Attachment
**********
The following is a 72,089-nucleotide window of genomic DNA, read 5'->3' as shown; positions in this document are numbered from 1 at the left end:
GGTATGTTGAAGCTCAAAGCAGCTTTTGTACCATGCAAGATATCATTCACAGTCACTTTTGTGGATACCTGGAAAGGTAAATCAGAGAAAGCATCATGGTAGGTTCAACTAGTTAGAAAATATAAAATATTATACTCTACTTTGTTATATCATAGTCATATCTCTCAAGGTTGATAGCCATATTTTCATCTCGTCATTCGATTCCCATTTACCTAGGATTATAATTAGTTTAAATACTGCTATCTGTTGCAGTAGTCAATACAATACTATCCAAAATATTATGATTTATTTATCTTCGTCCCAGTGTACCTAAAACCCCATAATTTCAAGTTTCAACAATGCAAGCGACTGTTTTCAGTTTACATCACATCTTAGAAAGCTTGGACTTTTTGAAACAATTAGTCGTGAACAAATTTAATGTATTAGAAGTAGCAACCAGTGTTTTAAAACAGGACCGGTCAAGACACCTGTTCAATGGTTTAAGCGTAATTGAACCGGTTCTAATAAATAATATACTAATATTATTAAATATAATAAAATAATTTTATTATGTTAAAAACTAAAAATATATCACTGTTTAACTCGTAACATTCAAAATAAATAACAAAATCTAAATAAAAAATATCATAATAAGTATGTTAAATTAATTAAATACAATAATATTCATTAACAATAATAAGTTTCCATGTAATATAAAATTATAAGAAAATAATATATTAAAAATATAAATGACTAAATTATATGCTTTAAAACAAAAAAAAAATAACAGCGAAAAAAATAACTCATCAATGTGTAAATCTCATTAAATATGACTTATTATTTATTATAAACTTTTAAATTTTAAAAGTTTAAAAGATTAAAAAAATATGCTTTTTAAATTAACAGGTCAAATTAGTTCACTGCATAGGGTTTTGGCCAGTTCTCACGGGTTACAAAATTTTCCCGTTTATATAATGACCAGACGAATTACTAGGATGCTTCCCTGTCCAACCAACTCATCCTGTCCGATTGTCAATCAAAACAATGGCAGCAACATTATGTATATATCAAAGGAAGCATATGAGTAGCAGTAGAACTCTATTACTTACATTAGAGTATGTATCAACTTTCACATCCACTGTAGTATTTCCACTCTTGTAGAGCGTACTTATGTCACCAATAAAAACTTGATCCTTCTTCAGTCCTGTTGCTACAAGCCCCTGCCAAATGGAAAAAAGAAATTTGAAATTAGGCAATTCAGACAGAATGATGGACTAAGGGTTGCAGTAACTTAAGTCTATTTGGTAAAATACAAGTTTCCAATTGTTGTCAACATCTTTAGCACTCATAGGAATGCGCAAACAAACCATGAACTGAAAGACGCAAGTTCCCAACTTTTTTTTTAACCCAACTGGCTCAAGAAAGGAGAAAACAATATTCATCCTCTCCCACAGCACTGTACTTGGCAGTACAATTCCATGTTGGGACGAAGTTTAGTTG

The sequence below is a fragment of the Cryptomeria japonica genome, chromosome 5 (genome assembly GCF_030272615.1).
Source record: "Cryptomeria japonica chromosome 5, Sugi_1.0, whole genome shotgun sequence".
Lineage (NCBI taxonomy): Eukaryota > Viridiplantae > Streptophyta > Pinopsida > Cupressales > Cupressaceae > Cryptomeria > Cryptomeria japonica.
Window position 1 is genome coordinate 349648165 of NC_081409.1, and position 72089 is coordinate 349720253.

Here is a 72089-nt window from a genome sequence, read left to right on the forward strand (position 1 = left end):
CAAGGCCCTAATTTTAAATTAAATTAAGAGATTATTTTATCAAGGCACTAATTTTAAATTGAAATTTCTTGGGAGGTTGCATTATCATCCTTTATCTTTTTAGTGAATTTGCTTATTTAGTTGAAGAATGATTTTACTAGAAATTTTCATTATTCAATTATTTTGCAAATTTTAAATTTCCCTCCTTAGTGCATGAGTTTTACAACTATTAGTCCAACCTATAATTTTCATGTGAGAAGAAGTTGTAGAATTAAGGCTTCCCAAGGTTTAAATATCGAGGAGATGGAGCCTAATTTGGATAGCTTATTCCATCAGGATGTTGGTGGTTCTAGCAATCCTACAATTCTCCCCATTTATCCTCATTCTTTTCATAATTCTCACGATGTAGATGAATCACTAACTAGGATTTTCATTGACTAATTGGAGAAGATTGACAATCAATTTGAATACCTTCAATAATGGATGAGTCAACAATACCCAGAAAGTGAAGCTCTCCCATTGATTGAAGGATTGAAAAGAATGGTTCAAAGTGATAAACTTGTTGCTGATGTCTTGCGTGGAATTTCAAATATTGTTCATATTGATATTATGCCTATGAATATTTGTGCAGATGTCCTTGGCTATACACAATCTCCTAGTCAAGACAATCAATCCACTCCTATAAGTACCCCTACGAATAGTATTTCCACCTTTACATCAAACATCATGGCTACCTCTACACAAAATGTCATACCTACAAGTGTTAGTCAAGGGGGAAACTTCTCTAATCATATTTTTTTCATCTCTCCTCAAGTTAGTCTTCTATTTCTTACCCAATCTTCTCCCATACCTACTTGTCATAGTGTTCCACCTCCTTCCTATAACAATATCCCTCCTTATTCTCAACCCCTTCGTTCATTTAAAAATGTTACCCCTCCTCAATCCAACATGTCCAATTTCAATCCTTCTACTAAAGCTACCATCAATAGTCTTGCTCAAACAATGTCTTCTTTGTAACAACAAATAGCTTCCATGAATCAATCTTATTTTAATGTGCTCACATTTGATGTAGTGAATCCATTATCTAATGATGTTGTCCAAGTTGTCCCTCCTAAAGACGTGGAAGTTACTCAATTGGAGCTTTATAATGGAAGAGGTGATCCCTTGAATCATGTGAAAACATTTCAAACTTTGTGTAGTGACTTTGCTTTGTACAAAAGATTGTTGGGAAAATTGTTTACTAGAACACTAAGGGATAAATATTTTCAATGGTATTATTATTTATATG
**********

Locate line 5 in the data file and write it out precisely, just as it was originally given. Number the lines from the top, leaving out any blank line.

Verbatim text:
Lineage (NCBI taxonomy): Eukaryota > Viridiplantae > Streptophyta > Pinopsida > Cupressales > Cupressaceae > Cryptomeria > Cryptomeria japonica.